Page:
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Descriptions du produit

Revue de presse

'… well-presented and well-motivated material strives to become a stepping stone to further discovery. Any serious computer scientist would benefit from reading and properly understanding this book.' Computing Reviews

'… an excellent guide into this method of algorithm development.' Journal of Functional Programming

Biographie de l'auteur

Richard Bird is Professor of Computer Science at Oxford University Computing Laboratory.

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Commentaires client les plus utiles sur (beta) 9 commentaires
57 internautes sur 58 ont trouvé ce commentaire utile 
A Warning on the Kindle Edition 2 février 2013
Par James W. Stelly - Publié sur
Format: Format Kindle Achat vérifié
While this appears to be an excellent text, the author uses a number of mathematical symbols which are not rendered correctly in the Kindle edition. They are sometimes rendered with a question mark or a rectangular box. This can make the derivations difficult to follow. Since this book is also somewhat expensive for a Kindle edition, if you can afford it, you should probably go for the paper version (assuming the paper version is typeset correctly).
28 internautes sur 30 ont trouvé ce commentaire utile 
A book for someone who wants to think 25 novembre 2010
Par John Wagner - Publié sur
Format: Relié Achat vérifié
Bird has written a fine book, the functional analogue to Bentley's fine pieces. If there is one thing that's common to the functional attitude in program design, it's an emphasis on proof and logical consistency. Bird goes into detail and carefully shows why algorithms perform, and what their costs must be in terms of time and space complexity.
One quibble: the reader, to follow the arguments, will want to write the short code selections for himself, to check Bird's arguments; he'll find himself having to define a number of Unicode mathematical operators, like
U-2209, for example. But this isn't hard to do, in Haskell.
Each chapter is well-written, to the point, and closely argued. In showing the beauty of Haskell in a clear way, or showing the beauty of concrete maths in a clear way, Bird has done well.
9 internautes sur 9 ont trouvé ce commentaire utile 
Good learning but I would have liked more themes to hold it together 19 août 2012
Par Litsios James - Publié sur
Format: Relié
Each chapter presents a problem, a simple approach to a solution, and then shows how that simple approach can be brought all the way to implementation, using a functional programming style. There are a few things happening in this book. The author's goal to teach you to believe in the morphing properties of functional programming. In effect, he is saying: do not optimize early, express and implement your algorithm sequentially, and you will see that the implementation can be changed (refactored) to meet performance and memory usage needs. To support this mission the book presents and implements a hodgepodge of algorithms, I say hodgepodge because they do not share a common theme. Finally, the book stays within a "first order of complexity" domain: the algorithms stay focused on the problem they are solving, there are no "higher order abstractions" (e.g. monads, arrows).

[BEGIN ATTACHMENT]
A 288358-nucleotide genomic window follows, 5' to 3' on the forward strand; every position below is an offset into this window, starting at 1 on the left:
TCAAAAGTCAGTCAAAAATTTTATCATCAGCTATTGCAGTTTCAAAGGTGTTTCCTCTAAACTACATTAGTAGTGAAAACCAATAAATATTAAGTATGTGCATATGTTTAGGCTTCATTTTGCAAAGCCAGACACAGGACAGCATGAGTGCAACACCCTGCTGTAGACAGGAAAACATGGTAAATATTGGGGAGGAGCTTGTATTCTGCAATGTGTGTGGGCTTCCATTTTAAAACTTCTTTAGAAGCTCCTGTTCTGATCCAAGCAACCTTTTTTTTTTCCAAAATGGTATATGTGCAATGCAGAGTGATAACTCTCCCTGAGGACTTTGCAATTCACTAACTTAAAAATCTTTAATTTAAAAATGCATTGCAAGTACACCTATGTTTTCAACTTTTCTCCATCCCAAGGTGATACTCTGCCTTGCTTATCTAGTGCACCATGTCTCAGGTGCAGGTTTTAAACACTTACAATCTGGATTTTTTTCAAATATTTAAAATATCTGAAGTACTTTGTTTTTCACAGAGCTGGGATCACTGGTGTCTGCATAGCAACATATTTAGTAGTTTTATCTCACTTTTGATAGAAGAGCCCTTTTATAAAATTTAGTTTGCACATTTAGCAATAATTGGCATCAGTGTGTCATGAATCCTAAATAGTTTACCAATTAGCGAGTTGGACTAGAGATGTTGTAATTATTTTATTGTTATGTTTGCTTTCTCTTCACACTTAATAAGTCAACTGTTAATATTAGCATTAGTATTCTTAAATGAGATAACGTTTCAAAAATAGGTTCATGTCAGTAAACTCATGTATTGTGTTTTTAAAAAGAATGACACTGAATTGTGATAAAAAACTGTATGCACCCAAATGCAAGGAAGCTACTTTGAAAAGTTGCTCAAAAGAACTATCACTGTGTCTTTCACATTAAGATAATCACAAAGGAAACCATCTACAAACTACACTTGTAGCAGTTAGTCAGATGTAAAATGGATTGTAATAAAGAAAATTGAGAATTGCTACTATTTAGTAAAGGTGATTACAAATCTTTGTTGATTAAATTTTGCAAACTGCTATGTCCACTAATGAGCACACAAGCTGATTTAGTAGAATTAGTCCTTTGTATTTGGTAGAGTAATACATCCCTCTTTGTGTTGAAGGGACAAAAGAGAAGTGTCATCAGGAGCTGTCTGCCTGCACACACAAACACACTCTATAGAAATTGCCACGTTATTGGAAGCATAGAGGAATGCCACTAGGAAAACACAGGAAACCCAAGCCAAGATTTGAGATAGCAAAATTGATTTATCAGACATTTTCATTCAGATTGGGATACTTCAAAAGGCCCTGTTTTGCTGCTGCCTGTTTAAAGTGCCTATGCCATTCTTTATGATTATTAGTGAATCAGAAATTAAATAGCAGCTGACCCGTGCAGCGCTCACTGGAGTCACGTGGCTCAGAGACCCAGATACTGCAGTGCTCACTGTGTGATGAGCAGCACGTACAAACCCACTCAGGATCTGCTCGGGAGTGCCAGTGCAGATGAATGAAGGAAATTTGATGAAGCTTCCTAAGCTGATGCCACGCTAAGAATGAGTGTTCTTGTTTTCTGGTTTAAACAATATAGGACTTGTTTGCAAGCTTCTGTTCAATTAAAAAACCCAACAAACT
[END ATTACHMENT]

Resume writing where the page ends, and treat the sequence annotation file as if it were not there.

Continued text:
The lack of algorithmic or higher order theme of this book did bug me. And I would have been tempted to count this against it. Yet not long after having read much of this book, I was working with a list that I knew would no scale, hesitating to refactor it, I was happy leave it unchanged, feeling confident that I would be able to deal with it later. Part of that confidence was supported by the knowledge that that type of transformation is what this book does successfully, chapter after chapter.
5 internautes sur 6 ont trouvé ce commentaire utile 
Required reading for any computing scientist 16 octobre 2011
Par Dr. Bruce Watson - Publié sur
Format: Relié Achat vérifié
I love this book. Just like Jon Bentley's Pearls books, this rather thin book is quite literally a pearl of programming wisdom. Although it's angled to the functional paradigm (Haskell, which is a pleasure as well), it makes for provocative reading given that other languages like C++ and various scripting languages are increasingly including functional programming facilities. This belongs on every computer scientist's (and software engineer's) bookshelf.
2 internautes sur 2 ont trouvé ce commentaire utile 
Great book that really helps you become a better programmer. 4 janvier 2013
Par Greg Rivera - Publié sur
Format: Relié Achat vérifié
This book really helped me think about problem solving more efficiently. Functional programming is becoming very powerful and books like this show you why. Thanks to this book, I am now writing shorter and more methodical code. Also great for honing your Haskell skills.
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